Australasia

From Wikipedia, the free encyclopedia
Australia's concept of Australasia which includes Australia, New Zealand and, in this case, Melanesia.
A typical map from the Golden Age of Netherlandish cartography. Australasia and New Guinea during the Golden Age of Dutch exploration and discovery (c. 1590s–1720s): including Nova Guinea ( New Guinea), Nova Hollandia ( mainland Australia), Van Diemen's Land ( Tasmania), and Nova Zeelandia ( New Zealand).

Australasia comprises Australia, New Zealand, and some neighbouring islands (see the section Derivation and definitions). It is used in a number of different contexts including geopolitically, physiogeographically, and ecologically where the term covers several slightly different but related regions.

Derivation and definitions

Regions of Oceania

Charles de Brosses coined the term (as French Australasie) in Histoire des navigations aux terres australes [1] (1756). He derived it from the Latin for "south of Asia" and differentiated the area from Polynesia (to the east) and the southeast Pacific ( Magellanica). [2]

In Australia, "Australasia" is considered to be Australia, New Zealand, New Guinea, and the neighbouring islands of the Pacific[ citation needed].

In New Zealand, it means Australia, New Zealand [3] and former New Zealand dependencies.

Two Merriam-Webster dictionaries online (Collegiate and Unabridged) define Australasia as "Australia, New Zealand, and Melanesia". The American Heritage Dictionary online recognizes two senses in use: one more precise, being similar to the aforementioned senses, and the other broader, loosely covering all of Oceania.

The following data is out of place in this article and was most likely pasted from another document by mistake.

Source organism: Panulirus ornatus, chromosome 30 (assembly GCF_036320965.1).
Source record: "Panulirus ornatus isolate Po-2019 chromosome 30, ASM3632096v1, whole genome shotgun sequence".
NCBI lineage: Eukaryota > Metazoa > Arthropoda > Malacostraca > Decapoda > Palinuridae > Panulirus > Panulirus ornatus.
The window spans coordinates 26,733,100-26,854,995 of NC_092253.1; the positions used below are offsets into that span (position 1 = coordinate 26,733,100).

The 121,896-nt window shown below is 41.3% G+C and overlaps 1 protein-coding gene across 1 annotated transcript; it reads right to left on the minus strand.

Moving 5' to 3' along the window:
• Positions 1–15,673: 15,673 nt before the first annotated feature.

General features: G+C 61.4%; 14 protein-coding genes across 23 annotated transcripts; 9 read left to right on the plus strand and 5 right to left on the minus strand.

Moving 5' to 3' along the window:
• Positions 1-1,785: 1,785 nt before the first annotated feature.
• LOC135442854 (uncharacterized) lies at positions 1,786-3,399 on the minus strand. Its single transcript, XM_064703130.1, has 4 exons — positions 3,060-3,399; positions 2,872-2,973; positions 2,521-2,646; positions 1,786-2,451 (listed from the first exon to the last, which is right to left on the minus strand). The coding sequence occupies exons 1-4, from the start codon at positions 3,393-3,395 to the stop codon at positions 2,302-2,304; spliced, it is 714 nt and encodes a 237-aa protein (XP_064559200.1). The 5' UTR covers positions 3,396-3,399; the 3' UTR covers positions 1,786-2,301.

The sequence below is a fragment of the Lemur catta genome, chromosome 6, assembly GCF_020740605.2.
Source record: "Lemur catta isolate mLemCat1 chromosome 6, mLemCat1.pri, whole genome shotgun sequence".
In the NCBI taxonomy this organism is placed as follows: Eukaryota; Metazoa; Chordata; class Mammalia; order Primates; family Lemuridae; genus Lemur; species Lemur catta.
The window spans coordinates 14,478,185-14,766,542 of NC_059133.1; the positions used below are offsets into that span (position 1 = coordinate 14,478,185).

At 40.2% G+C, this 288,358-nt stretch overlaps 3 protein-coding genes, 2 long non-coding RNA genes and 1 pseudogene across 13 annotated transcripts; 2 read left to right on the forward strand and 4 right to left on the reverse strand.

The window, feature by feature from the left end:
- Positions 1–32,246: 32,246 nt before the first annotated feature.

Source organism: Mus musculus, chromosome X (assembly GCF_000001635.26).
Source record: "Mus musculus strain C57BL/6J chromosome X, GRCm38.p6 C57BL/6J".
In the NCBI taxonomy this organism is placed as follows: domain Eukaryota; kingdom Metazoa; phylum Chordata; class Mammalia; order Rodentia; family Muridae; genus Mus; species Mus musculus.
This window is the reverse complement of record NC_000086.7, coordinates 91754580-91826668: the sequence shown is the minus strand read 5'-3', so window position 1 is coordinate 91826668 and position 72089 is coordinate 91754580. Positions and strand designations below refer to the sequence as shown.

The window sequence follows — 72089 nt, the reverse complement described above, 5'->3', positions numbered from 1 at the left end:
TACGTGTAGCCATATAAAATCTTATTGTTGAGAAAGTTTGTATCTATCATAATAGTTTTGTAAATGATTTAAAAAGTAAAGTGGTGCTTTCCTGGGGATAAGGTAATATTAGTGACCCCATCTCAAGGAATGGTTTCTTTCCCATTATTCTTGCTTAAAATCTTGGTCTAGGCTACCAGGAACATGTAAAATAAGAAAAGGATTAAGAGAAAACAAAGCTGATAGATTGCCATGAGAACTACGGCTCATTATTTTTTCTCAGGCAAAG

See also

Notes

  1. ^ de Brosses, Charles (1756). Histoire des navigations aux terres Australes. Contenant ce que l'on sçait des moeurs & des productions des contrées découvertes jusqu'à ce jour; & où il est traité de l'utilité d'y faire de plus amples découvertes, & des moyens d'y former un établissement [History of voyages to the Southern Lands. Containing what is known concerning the customes and products...] (in French). Paris: Durand. Retrieved 2013-12-08.
  2. ^ Douglas, Bronwen (2014). Science, Voyages, and Encounters in Oceania, 1511-1850. Palgrave Macmillan. p. 6.
  3. ^ "Australasia". New Zealand Oxford Dictionary. Oxford University Press. 2005. doi: 10.1093/acref/9780195584516.001.0001. ISBN  9780195584516.

References

  • Richards, Kel (2006). "Australasia". Wordwatch. ABC News Radio. Archived from the original on 2007-03-18. Retrieved 2006-09-30.

External links